An Ecosystem Approach for EV Adoption

By Vinod Venkateswaran, Suraj Nair, S Ramachandran May 2021   |   Whitepaper   |   12 min read   |   Email this article   |   Download
Countries have set timelines to reduce the manufacture of internal combustion engine vehicles to meet targets specified in the Paris Agreement on climate change. But the share of electric vehicles (EVs) — the most practical replacement — was only 4% of global vehicle sales in 2020.1 To accelerate adoption, EV makers need to amplify the network effect of other stakeholders in the mobility ecosystem.

Electric vehicles face serious barriers in the marketplace, in spite of regulatory and financial support from governments. Premium price, limited driving range, and the lack of charging infrastructure have all held back adoption.2 A piecemeal solution isn’t likely to accelerate sales enough to meet ambitious national goals. An ecosystem approach is needed to drive EV adoption on a large scale. It amplifies the value offered beyond the manufacturer — a network effect of customers, charging stations, telecom and technology partners, and transportation providers across the ecosystem.

Perhaps the biggest challenge traditional automakers face for EVs is to offer something fresh to the market. As Sergio Marchionne, ex-CEO of Fiat Chrysler, warned in 2018 about electrification, “Carmakers have less than a decade to reinvent themselves or risk being commoditized.”3

Vehicle and battery research will help achieve economies of scale. This addresses price performance, which is already trending downward. Vehicle makers need a compelling bundle of products and services, including digital technologies, to transport mobility beyond the internal combustion engine (ICE). To make this a reality, they need to think beyond EV design and manufacturing, and engage the entire EV ecosystem (Figure 1).

The predominantly digital EV ecosystem is different from ones serving gasoline or diesel vehicles. Connectivity is a basic requirement for EVs, and it addresses both comfort and so-called range anxiety. Drivers want to remotely monitor the charge in their vehicle to understand battery level and charging station proximity. Connectivity overlays vehicle location information with the remaining charge to locate the nearest charging point. EVs also have advanced remote access features, such as vehicle lock, unlock, and anti-theft alarms, that need connectivity.

These features have created a unique digital environment for EVs. Gartner defines this digital ecosystem as an interdependent group of enterprises, people, and things that standardize digital platforms for mutual benefit. In this case, the EV ecosystem has the potential to benefit from an indirect network effect. EV adoption is positively influenced by the growth of vehicle connectivity, new business models, manufacturing practices, and sustainability in the automotive sector.

To achieve global and national EV targets, automakers need to act quickly, particularly when so many stakeholders want the car companies to succeed and governments have shown a willingness to subsidize EVs on a large scale. The World Economic Forum (WEF) considers 2020 as the tipping point in the sale of EVs, despite their market share still being under 5%.4 Sales are trending upward, with about 2. 3 million EVs sold in 2020, nearly four times the number in 2015.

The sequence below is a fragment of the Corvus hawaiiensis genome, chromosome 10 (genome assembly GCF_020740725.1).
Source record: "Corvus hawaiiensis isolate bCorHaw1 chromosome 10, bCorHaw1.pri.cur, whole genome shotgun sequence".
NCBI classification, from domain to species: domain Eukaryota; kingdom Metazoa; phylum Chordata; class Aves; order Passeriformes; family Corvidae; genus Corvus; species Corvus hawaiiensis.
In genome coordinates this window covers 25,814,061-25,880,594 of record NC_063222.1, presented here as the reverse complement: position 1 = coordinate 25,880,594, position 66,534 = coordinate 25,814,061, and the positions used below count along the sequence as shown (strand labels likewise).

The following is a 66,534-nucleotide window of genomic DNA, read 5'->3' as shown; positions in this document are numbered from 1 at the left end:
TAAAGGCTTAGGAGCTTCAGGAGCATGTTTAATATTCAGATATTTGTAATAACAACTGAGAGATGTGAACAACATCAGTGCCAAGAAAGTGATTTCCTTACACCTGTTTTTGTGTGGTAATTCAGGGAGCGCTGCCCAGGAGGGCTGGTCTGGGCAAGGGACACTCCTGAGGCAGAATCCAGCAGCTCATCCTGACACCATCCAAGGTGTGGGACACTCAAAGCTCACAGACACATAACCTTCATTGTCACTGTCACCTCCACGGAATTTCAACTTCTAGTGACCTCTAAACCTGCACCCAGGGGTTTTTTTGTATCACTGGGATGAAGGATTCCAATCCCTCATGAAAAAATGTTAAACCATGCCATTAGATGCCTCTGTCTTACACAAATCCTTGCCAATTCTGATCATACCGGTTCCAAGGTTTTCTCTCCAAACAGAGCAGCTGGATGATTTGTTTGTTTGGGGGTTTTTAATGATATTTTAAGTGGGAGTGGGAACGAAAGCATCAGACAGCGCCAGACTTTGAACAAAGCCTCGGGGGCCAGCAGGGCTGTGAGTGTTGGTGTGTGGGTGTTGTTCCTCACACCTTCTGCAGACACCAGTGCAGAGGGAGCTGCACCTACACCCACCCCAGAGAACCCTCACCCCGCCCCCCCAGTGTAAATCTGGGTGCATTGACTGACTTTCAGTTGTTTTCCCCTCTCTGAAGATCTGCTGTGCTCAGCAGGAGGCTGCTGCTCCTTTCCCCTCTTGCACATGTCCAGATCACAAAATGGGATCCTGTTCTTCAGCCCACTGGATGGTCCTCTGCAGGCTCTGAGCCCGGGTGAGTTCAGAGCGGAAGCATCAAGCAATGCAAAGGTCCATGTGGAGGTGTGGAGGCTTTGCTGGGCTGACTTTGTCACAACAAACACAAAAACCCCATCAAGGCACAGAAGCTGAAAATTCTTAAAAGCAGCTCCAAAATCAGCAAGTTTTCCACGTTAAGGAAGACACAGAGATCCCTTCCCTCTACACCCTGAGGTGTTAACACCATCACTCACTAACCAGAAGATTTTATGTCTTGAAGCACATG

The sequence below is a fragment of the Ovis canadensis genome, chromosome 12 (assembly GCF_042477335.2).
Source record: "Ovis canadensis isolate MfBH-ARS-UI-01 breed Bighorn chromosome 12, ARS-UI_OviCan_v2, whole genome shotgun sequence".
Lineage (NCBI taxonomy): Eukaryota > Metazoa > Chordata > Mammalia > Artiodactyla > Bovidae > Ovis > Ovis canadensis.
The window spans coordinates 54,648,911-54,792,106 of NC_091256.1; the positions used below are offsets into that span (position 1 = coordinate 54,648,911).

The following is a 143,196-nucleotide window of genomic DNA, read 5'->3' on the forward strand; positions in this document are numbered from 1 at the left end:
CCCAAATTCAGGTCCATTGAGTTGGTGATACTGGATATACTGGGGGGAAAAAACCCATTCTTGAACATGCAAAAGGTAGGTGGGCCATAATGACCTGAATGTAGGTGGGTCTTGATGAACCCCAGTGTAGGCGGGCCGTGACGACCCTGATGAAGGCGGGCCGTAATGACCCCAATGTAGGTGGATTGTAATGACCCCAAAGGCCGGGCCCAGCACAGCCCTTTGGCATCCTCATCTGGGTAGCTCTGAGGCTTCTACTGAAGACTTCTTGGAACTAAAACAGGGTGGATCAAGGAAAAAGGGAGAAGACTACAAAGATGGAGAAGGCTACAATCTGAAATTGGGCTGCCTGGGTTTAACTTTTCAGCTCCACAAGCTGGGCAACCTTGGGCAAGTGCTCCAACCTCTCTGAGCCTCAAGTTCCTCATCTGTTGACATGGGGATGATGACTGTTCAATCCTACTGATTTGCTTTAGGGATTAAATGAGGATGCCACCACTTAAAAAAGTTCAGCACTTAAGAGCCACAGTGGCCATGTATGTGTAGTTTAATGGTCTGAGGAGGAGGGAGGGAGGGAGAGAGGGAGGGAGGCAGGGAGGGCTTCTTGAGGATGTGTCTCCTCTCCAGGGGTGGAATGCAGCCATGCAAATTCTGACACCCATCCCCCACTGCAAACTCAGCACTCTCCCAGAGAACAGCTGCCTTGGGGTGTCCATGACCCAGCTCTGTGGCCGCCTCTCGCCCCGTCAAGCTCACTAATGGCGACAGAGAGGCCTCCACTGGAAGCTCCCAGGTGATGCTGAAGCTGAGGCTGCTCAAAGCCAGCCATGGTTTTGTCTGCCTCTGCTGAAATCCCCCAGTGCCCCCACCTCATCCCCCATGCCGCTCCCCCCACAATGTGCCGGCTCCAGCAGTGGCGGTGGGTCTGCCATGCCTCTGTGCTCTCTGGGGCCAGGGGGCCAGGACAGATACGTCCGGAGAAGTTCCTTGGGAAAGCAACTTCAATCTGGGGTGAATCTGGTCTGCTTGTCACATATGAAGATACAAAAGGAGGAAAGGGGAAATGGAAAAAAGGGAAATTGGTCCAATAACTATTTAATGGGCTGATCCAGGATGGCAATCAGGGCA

Though the market share of EVs is still under 5%, WEF considers 2020 as the tipping point in their sale

Figure 1. The EV ecosystem and its stakeholders

The EV ecosystem and its stakeholders

Source: Infosys

The automotive industry continues to invest heavily in EVs, taking the lead from governments and policymakers, with the assumption that EVs are the future of passenger vehicles. Volkswagen, for example, announced in late 2020 that it planned to spend 73 billion euros ($86 billion) on digital and EV technologies over the next five years.5 Nearly half of its investment budget would be allocated to e-mobility and associated areas such as autonomous driving features and embedded software.

EV ecosystem use cases

There are four major areas where an EV ecosystem can support innovation: business models, manufacturing and delivery, charging infrastructure, and sustainability (Figure 2). These four categories holistically address how EVs are made, how the EV makers make money, how customers operate EVs, and how these vehicles are handled in an environmentally friendly way at the end of their life.

Specific use cases are identified under each of these broad categories. Each of them has the potential to become a profitable and long-term business of its own. Digital technologies are a common thread to implement each of these use cases.

Business models

Carmakers need to transform their business models to make EVs affordable, and new business models can be beneficial for manufacturers, customers, and other ecosystem players. Vehicle manufacturers gain access to new revenue streams. Customers benefit from decreased cost to drive and lower insurance premiums by practicing safe, responsible driving habits. Here are two examples:

  • Pay-per-use model — A recent Infosys study on subscription models shows that nearly three-quarters of automotive manufacturers earn less than 5% of their annual revenue from subscription-based business. The one-time sale of new cars continues to be their primary revenue stream. But subscription models are an opportunity to serve customer segments not interested in a long-term investment or priced out of the EV market. Many prefer flexibility and choice for cars and payments. Today, automotive original equipment manufacturers (OEMs) follow a flat monthly fee model. Instead, the fee can be based on the actual distance driven each month and driving patterns by leveraging connectivity. OEMs need cost models that identify per-mile charges and consider all direct and indirect costs.